Golden Gate Estates man demands restitution from violent offender
Florida criminals might spend time behind bars, but they’re not always paying for the crimes they commit.
We examined why the State of Florida is picking up the tab for some violent offenders
Dennes Pinero Garcia was found guilty of felony battery and ordered to pay nearly $15,000 in restitution. But just days after the trial, his victim learned the State of Florida offered to pick up Garcia’s tab.
That happens more often than you might think.
“There was no fight,” Steven Todd explained. “I was brutally beaten to the ground.”
The battery started when Todd noticed two aggressive dogs outside his property on 12th Ave NE in Golden Gate Estates. He says they almost attacked his cat, but when he confronted the owner, a man who worked for his neighbor entered Todd’s backyard and beat him up.
“He sucker punches me,” Todd said. “As I go down, he hits me eight or 10 more times, broken nose, ruptured ear drum.”
Garcia was a nine-time convicted felon when he was arrested for assaulting Todd, and it’s created a large pile of bills.
“They took chest X-rays. They took head X-rays,” Todd said. “I got $15,000 dollars of medical bills and the emergency room.”
Todd found a bit of peace when a Collier County judge found Garcia guilty of felony battery in early September and ordered him to pay Todd’s bills.
But Todd was further stunned when, just days after the trial, he was contacted by the state attorney’s office.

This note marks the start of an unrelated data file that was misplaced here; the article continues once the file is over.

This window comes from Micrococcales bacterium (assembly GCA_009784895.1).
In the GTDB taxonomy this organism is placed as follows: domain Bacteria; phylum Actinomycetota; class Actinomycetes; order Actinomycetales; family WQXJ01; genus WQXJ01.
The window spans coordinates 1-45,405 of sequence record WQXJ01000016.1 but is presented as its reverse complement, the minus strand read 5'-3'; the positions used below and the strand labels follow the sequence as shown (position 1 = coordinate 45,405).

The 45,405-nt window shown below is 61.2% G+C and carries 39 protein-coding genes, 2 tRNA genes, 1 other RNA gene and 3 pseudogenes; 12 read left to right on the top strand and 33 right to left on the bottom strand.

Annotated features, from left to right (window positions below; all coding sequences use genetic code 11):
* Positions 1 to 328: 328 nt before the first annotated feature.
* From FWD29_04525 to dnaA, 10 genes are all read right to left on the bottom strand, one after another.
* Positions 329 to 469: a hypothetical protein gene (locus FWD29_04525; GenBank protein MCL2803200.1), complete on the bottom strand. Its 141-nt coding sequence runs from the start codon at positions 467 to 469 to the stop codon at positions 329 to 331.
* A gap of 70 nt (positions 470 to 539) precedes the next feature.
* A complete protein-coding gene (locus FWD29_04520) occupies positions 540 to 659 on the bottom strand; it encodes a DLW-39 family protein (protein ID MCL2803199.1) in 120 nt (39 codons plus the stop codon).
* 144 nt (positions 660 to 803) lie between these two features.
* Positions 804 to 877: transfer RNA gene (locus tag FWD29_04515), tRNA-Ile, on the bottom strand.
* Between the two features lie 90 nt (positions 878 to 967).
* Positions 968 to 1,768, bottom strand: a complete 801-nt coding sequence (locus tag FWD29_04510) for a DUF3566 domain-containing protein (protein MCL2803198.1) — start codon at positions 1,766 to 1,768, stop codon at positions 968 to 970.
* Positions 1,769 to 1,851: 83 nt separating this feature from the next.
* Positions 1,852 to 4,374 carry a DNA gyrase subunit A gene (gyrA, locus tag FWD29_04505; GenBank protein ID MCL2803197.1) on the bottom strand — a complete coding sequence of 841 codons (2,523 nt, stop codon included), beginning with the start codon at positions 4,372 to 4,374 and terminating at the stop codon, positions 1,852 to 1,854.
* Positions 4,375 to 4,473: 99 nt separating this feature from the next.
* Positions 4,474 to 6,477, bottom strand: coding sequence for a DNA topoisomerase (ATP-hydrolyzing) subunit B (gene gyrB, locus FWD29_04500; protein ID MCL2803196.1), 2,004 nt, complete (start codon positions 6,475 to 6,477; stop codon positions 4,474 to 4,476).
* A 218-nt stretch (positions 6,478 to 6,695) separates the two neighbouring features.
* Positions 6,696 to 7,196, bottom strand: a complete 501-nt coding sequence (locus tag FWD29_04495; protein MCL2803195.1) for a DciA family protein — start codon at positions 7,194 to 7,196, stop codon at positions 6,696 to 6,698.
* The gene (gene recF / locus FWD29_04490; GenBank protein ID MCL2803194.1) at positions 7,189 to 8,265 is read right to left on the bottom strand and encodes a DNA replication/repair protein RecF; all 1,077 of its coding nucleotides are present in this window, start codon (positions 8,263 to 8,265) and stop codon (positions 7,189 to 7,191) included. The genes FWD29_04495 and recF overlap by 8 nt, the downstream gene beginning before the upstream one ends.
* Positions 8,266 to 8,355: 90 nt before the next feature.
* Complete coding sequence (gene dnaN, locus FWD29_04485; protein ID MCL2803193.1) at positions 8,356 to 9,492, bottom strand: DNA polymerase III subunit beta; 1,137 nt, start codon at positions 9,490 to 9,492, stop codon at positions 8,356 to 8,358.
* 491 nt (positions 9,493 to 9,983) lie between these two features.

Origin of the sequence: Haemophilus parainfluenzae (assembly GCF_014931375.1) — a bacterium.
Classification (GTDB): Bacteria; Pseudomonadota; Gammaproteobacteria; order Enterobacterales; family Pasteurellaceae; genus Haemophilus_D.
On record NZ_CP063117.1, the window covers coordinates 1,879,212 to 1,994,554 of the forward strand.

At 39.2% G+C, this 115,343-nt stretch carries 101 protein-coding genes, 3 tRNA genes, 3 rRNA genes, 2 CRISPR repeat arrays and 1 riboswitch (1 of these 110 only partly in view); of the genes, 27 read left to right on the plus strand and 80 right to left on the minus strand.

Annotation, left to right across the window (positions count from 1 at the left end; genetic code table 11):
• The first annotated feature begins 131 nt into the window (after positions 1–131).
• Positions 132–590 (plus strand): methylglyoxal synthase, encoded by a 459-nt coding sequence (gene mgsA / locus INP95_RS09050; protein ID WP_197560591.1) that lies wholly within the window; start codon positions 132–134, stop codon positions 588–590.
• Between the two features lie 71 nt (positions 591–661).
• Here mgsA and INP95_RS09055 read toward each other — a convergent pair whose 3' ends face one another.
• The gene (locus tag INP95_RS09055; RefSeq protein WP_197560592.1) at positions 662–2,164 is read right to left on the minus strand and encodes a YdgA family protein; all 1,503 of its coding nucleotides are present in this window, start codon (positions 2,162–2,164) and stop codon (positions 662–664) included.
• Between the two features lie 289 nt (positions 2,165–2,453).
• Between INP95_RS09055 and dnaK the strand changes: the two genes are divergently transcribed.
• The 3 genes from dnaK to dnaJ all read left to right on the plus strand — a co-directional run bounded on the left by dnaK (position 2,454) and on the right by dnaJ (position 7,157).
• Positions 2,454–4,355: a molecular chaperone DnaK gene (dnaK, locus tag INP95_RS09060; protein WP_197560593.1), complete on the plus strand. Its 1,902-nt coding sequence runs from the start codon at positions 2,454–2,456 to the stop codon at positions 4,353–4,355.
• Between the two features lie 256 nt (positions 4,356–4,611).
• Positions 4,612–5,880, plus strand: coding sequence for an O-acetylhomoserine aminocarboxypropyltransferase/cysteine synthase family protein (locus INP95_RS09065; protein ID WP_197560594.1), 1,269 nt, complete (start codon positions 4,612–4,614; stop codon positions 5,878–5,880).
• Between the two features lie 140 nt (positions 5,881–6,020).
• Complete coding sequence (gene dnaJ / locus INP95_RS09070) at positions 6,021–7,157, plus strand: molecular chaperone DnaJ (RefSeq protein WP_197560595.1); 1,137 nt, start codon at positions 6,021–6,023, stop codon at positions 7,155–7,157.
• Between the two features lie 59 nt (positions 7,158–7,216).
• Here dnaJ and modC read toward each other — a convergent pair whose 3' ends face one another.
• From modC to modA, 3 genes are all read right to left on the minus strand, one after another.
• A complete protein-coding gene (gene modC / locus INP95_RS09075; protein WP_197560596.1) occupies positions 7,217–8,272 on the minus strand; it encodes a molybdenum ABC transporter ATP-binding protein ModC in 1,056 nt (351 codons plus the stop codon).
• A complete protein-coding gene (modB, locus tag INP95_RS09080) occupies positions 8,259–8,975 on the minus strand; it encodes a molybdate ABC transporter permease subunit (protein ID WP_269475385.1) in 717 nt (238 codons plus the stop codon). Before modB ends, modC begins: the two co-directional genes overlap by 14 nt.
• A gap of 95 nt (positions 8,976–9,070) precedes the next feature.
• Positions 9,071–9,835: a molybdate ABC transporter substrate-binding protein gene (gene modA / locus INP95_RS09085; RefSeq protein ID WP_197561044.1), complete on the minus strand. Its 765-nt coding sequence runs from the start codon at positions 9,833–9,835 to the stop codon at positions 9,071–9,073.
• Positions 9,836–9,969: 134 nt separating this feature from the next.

The state victim’s fund is trying to pay Todd’s hospital bills instead of Garcia.
“I don’t want the good people of Florida and Collier County to have to pay this cowardly thug’s bills,” Todd said. “He needs to pay every penny of it.”
The state victim’s fund is paid for by taxpayer dollars. It’s set up to compensate innocent victims of violent or costly crimes.
Danny Garza, a criminal attorney at Wilbur Smith LLC who is not involved in this case, says it’s not uncommon for the state to pay for bills that a defendant can’t handle.
“There are a certain amount of victims who, if knowing they may not be getting any restitution from a defendant, they may apply for a victim fund,” Garza explained.
Todd says he never signed up for the fund; although, it’s unclear if someone with his legal team did.
Victims of crime aren’t required to accept the state’s funds. They can decline and demand restitution.
For Todd, it’s a no-brainer.
“They sent me papers that I was supposed to sign,” Todd said. “I have not signed them. I will not sign them. I’ll go live in a tent in the woods before I give them a penny of my money.”
But victims do run the risk of never seeing that money, or having to wait years to get paid back.
A defendant cannot be punished for the inability to pay restitution, no matter what crime they commit.
“There is always a risk of not receiving any restitution,” Garza said. “But that’s up to the individual to decide if they want to forego the money from the victim’s fund and solely rely on restitution.”
Todd plans to wait.
Garcia will be in jail for nine more months followed by two years of probation.
“I’ve already forgiven him for what he’s done,” Todd said.
But that doesn’t change how he feels about the burden on taxpayers.
“I don’t want to see the good people in Florida pay for this person’s bills,” Todd said. “He’s got 10 felonies now. These are his bills.”
We reached out to Attorney General Ashley Moody’s office for more information on the victim’s fund, but our interview request was declined.
It’s unclear whether Garcia can pay this restitution. We’ve also reached out to his attorney and await a response.
If you’ve been the victim of a crime, you could be eligible for help.